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Lauren Shamburger

I am a high school student who loves to read and write. I tend to prefer fiction and fantasy, but I have a lot to say on almost every subject.

Message from Writer

I have a tendency to go on tangents when I write, so please let me know if I stray too far away from the original question. I would also like help with syntax and sentence structure. Thank you!

On the View of Human Nature

May 5, 2014

I'd never even heard of King Leopold before this book, and if I had admittedly I might have mistaken it for a Shakespearean play based only on the name. Now I know more about what happened, including the more horrifying details. At first glance, I described what happened as "every horrible thing humans could possibly do to one another wrapped into one event". I still feel this way, but I wonder if there are darker parts of human history to take into account. Though I tend to romanticize certain concepts or ideas, such as humanity and human nature, I am not blind to the fact that we have one some unforgivable things. Still, if only for my own sanity and to prevent a decent into pessimism, I tend to stray away from thinking about those darker parts of history and focus on the lighter parts.

However, after reading this book and discovering that there is still so much I don't know about, I wonder if I should look into humanity's scourges. After all, those who don't know their history are doomed to repeat it.

Human nature, or rather how human nature is perceived, is often easily subject to change, especially in the light of scourges against fellow human beings. The events that transpired in the Congo during King Leopold II's rule is a clear example of this, both by the effects of the horrors seen there as well as the horrors themselves. For years, the Congo became an unfortunate example of how humans are all too susceptible to the corruption of power. Witnessing such atrocities happen is no less than life changing. Either you come away, shocked but enlightened to what humans are capable of, or numbed to the empathic emotions that would result from such a scene.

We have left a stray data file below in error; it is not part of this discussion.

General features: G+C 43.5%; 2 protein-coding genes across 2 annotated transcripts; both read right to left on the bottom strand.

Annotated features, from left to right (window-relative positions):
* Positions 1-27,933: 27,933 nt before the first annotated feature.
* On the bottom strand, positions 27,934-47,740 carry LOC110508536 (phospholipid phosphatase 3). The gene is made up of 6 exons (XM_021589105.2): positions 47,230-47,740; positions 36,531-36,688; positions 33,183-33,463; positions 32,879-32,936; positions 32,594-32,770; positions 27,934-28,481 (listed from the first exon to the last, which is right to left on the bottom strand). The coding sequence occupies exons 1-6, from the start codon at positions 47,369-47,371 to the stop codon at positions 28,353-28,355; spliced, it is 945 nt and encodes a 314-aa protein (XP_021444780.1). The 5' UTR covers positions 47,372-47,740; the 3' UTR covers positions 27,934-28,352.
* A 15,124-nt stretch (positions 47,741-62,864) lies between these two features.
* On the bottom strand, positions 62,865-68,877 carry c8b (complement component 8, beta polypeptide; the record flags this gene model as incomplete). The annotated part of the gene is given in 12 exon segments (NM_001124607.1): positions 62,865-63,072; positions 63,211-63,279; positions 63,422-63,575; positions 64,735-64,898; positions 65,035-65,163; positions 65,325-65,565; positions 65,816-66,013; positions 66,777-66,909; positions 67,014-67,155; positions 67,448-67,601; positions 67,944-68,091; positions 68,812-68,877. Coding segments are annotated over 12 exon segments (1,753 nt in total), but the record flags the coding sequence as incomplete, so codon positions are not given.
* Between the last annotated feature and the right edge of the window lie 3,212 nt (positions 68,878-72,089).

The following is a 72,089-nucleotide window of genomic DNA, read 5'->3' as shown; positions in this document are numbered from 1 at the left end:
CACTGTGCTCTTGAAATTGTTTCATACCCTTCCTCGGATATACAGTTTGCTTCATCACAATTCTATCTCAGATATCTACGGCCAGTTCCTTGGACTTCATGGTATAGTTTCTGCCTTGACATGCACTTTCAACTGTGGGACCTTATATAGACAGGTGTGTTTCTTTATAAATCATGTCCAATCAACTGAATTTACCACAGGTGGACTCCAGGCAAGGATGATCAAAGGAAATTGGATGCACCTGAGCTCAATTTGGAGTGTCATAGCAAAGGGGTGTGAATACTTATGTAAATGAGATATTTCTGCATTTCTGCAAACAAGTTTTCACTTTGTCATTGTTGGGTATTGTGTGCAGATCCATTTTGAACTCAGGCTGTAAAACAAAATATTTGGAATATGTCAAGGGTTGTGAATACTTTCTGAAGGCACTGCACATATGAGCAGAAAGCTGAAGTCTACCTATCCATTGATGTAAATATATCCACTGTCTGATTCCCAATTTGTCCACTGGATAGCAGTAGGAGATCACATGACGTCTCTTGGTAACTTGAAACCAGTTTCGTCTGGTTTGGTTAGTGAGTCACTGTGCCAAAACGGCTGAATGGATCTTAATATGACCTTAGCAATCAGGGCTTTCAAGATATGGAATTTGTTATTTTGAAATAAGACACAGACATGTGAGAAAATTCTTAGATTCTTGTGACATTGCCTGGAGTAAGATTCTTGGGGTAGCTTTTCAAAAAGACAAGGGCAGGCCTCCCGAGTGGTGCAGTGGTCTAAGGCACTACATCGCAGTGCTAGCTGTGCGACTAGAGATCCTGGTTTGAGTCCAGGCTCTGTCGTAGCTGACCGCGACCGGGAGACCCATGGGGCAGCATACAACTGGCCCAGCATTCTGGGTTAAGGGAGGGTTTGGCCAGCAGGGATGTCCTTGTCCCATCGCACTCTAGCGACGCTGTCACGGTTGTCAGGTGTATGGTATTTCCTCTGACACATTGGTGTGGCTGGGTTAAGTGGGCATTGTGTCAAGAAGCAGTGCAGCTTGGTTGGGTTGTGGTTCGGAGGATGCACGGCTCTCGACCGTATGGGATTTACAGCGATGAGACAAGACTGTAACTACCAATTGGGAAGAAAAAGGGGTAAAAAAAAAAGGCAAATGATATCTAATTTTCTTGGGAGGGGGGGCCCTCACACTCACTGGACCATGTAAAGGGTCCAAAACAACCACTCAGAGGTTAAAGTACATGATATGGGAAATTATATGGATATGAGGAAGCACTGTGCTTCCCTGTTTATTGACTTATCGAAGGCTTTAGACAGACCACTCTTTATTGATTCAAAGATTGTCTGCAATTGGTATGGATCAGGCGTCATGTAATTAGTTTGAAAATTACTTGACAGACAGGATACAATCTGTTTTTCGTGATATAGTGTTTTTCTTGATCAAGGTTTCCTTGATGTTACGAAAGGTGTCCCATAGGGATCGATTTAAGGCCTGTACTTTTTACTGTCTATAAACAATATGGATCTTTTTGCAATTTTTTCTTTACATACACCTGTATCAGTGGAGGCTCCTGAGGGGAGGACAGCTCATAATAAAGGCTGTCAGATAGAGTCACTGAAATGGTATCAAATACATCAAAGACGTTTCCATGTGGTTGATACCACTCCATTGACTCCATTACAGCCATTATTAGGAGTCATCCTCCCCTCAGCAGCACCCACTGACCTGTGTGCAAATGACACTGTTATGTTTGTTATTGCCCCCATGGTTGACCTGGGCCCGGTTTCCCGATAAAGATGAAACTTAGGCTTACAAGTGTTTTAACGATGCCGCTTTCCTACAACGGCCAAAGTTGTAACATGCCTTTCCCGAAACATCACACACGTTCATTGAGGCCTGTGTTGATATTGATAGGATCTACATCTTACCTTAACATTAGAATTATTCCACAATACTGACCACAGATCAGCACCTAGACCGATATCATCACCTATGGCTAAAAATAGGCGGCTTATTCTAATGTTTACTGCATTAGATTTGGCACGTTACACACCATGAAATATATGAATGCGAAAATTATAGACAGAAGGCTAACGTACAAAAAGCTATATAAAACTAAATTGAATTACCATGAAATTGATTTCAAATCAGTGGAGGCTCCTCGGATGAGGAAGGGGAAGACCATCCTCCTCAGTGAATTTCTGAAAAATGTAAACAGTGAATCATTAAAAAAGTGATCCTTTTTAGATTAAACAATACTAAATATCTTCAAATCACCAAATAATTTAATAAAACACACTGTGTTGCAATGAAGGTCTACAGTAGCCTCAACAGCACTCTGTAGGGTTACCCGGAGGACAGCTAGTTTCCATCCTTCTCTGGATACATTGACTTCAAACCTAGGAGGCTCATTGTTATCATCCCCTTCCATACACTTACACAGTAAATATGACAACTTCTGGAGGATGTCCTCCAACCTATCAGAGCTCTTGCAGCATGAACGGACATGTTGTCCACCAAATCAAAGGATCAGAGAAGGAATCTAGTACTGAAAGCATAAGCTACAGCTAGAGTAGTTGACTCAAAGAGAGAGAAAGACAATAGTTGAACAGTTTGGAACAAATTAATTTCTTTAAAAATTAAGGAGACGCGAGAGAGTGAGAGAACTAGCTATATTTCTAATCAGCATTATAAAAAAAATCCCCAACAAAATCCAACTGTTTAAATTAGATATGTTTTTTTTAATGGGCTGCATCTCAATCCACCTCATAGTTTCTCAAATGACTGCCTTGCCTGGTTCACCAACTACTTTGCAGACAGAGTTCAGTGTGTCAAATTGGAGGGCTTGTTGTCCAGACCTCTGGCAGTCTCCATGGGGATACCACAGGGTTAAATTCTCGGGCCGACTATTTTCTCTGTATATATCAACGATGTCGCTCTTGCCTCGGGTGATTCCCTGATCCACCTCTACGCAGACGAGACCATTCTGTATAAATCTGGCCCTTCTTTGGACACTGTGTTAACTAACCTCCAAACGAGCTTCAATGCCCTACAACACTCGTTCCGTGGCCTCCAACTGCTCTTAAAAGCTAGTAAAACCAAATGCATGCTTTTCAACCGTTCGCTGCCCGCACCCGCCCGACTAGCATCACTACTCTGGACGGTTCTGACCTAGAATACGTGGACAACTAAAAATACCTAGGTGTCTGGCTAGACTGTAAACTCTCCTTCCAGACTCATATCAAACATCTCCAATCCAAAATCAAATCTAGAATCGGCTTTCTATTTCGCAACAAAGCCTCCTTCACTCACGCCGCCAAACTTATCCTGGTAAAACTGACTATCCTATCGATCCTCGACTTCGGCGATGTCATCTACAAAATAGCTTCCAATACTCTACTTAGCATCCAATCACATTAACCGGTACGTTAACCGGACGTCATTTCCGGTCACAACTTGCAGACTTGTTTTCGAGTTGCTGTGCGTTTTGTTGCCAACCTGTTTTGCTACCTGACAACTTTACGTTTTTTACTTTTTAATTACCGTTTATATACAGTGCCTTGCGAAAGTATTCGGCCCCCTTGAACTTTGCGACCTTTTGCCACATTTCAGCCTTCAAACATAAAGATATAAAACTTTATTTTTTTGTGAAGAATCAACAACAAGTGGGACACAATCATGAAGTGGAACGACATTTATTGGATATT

Joseph Conrad was one who was enlightened. In the book, Heart of Darkness, he describes the Congo in such detail with such horror that it becomes clear that what he saw forever changed him. His outlook on humanity darkened, taking on a pessimistic form. He saw men who had become evil. He saw monsters walk in the light, treating fellow humans like animals. He saw how power and greed had changed civilians into the savages they claimed to oppress. He saw what seemed to be the true form of human nature. Heart of Darkness was written to shed light on the true happenings in the Congo, in order to somehow try to bring justice to the people there. However, as much as Joseph Conrad helped the cause, he was forever altered by what he had seen. He had seen the truth of human nature, and the evil, the darkness, that seemed to lurk in the depths of every man's heart.

However accurate his perception may or may not have been, one thing is for certain. The men who worked in the Congo went through a wicked transformation. As described in King Leopold's Ghost, otherwise good and normal men changed to fearsome dictators, doing anything and everything they could to meet their quota, no matter how immoral or ruthless. While King Leopold II was the mastermind behind the events in Africa, sending out the orders and commanding the soldiers and overseers, he himself did not have a hand in the specific abominations that occurred. He never ordered for native's hands to be cut off, or for the

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